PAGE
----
Find out more about the campaign here.

A native of Bhagalpur district – Bihar, Shalini Jha believes in equal rights for all genders and wants to work for a gender-equal and just society. In the past she’s had a year-long association as a community leader with Haiyya: Organise for Action’s Health Over Stigma campaign. She’s pursuing a Master’s in Literature with Ambedkar University, Delhi and as an MHM Fellow with YKA, recently launched ‘Project अल्हड़ (Alharh)’.

She says, “Bihar is ranked the lowest in India’s SDG Index 2019 for India. Hygienic and comfortable menstruation is a basic human right and sustainable development cannot be ensured if menstruators are deprived of their basic rights.” Project अल्हड़ (Alharh) aims to create a robust sensitised community in Bhagalpur to collectively spread awareness, break the taboo, debunk myths and initiate fearless conversations around menstruation. The campaign aims to reach at least 6000 adolescent girls from government and private schools in Baghalpur district in 2020.

Read more about the campaign here.

A psychologist and co-founder of a mental health NGO called Customize Cognition, Ritika forayed into the space of menstrual health and hygiene, sexual and reproductive healthcare and rights and gender equality as an MHM Fellow with YKA. She says, “The experience of working on MHM/SRHR and gender equality has been an enriching and eye-opening experience. I have learned what’s beneath the surface of the issue, be it awareness, lack of resources or disregard for trans men, who also menstruate.”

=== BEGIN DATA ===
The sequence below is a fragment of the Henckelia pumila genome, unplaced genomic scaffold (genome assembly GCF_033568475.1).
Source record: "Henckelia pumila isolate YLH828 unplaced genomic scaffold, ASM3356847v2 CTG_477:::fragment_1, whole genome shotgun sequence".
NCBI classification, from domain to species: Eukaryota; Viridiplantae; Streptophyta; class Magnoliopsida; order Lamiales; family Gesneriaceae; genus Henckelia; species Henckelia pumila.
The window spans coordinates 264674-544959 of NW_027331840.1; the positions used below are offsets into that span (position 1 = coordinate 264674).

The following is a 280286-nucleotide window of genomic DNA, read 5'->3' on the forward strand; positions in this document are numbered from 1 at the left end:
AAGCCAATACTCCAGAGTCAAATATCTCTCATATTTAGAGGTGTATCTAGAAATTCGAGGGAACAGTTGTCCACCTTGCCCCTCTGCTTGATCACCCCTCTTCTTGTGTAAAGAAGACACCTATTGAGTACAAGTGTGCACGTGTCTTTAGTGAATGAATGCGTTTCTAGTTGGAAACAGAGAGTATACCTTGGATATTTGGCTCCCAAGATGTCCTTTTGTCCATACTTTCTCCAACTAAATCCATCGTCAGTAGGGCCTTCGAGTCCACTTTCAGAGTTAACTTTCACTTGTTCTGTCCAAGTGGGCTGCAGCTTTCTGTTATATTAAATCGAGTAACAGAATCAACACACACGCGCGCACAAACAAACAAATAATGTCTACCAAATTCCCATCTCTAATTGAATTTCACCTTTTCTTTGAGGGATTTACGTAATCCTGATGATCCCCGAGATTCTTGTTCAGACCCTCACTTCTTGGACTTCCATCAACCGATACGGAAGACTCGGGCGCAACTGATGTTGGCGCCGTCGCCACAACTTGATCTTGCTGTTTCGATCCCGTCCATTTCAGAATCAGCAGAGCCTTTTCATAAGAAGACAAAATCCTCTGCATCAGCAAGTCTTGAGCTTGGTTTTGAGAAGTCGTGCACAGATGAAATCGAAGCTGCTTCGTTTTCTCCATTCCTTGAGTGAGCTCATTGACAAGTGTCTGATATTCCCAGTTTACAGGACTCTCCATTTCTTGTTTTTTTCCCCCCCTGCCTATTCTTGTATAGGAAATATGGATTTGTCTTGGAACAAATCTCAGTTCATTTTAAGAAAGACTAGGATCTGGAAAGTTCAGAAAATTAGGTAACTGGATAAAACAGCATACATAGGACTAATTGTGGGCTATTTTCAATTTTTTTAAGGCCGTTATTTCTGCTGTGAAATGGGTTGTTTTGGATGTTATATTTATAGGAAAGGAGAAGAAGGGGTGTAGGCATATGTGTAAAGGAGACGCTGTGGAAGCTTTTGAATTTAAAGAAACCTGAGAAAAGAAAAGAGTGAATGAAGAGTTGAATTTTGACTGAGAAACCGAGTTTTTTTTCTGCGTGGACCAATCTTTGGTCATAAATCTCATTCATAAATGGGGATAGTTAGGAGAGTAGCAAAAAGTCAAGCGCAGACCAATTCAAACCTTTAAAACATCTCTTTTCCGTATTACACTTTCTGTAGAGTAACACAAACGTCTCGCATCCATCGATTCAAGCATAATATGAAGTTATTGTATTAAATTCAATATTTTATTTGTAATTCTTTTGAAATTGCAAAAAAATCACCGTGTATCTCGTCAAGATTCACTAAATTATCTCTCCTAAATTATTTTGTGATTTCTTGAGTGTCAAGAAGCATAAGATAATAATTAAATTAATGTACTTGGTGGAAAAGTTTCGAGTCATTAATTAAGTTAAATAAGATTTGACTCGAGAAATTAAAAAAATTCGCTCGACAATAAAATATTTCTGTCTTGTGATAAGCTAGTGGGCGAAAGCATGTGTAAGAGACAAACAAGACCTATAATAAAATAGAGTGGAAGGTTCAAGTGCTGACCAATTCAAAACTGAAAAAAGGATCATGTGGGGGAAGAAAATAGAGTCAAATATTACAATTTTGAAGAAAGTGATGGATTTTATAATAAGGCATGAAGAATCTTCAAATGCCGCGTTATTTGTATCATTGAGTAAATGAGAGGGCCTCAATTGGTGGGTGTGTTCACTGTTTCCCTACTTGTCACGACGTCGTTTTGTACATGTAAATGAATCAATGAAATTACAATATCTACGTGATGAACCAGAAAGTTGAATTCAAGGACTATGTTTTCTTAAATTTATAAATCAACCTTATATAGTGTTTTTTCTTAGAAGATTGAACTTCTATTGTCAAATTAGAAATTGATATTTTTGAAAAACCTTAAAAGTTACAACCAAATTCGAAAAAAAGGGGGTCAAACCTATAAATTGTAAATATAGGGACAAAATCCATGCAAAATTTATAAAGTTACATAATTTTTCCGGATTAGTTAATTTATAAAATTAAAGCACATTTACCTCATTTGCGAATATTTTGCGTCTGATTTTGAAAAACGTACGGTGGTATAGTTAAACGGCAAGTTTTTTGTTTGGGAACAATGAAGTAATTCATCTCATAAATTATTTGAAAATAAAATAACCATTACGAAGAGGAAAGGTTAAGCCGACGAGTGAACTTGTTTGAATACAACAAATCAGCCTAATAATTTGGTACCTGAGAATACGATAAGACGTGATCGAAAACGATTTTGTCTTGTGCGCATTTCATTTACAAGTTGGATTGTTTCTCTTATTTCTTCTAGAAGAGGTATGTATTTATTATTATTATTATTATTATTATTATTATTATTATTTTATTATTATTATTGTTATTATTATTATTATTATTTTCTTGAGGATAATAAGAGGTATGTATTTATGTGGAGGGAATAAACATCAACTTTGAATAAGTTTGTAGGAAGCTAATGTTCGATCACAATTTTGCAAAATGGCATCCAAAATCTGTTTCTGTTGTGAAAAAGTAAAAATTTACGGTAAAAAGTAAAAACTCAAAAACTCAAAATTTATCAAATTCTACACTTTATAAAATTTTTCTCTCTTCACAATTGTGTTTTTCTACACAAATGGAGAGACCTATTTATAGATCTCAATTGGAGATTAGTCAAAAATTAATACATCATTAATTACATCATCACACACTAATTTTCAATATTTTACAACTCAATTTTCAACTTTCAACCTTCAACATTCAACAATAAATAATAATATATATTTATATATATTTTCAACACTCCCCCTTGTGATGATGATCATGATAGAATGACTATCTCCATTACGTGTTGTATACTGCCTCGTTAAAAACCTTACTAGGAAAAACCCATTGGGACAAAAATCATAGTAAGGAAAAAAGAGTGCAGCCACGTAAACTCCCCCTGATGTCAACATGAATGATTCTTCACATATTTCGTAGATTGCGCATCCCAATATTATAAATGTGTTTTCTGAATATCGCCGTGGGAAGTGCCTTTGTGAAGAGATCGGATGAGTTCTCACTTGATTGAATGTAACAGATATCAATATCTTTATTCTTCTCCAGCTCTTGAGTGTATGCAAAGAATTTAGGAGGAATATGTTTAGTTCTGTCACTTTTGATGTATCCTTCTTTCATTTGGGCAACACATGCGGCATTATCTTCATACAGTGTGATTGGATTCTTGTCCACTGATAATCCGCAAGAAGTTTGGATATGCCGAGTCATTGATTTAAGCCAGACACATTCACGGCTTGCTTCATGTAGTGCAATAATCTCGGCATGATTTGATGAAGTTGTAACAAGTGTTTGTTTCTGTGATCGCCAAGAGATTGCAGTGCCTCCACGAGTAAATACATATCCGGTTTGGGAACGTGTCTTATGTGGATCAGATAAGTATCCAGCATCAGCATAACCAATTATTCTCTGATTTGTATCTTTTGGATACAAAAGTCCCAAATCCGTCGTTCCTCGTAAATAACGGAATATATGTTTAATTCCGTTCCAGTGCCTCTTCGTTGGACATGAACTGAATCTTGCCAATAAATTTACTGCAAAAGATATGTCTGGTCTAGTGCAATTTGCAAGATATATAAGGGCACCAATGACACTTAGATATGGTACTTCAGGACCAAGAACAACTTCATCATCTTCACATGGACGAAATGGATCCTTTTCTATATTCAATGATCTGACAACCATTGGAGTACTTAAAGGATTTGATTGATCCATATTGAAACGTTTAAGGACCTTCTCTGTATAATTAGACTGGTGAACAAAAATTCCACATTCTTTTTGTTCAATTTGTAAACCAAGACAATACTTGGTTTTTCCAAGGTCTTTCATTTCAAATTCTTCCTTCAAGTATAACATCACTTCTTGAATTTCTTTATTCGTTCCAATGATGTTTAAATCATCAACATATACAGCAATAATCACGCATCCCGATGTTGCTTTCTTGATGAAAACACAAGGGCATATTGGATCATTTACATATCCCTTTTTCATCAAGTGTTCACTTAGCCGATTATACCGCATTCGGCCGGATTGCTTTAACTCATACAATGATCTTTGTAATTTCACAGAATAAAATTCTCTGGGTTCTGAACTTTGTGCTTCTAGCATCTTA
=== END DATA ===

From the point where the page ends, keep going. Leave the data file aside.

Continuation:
The Transmen-ses campaign aims to tackle the issue of silence and disregard for trans men’s menstruation needs, by mobilising gender sensitive health professionals and gender neutral restrooms in Lucknow.

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A Computer Science engineer by education, Nitisha started her career in the corporate sector, before realising she wanted to work in the development and social justice space. Since then, she has worked with Teach For India and Care India and is from the founding batch of Indian School of Development Management (ISDM), a one of its kind organisation creating leaders for the development sector through its experiential learning post graduate program.

As a Youth Ki Awaaz Menstrual Health Fellow, Nitisha has started Let’s Talk Period, a campaign to mobilise young people to switch to sustainable period products. She says, “80 lakh women in Delhi use non-biodegradable sanitary products, generate 3000 tonnes of menstrual waste, that takes 500-800 years to decompose; which in turn contributes to the health issues of all menstruators, increased burden of waste management on the city and harmful living environment for all citizens.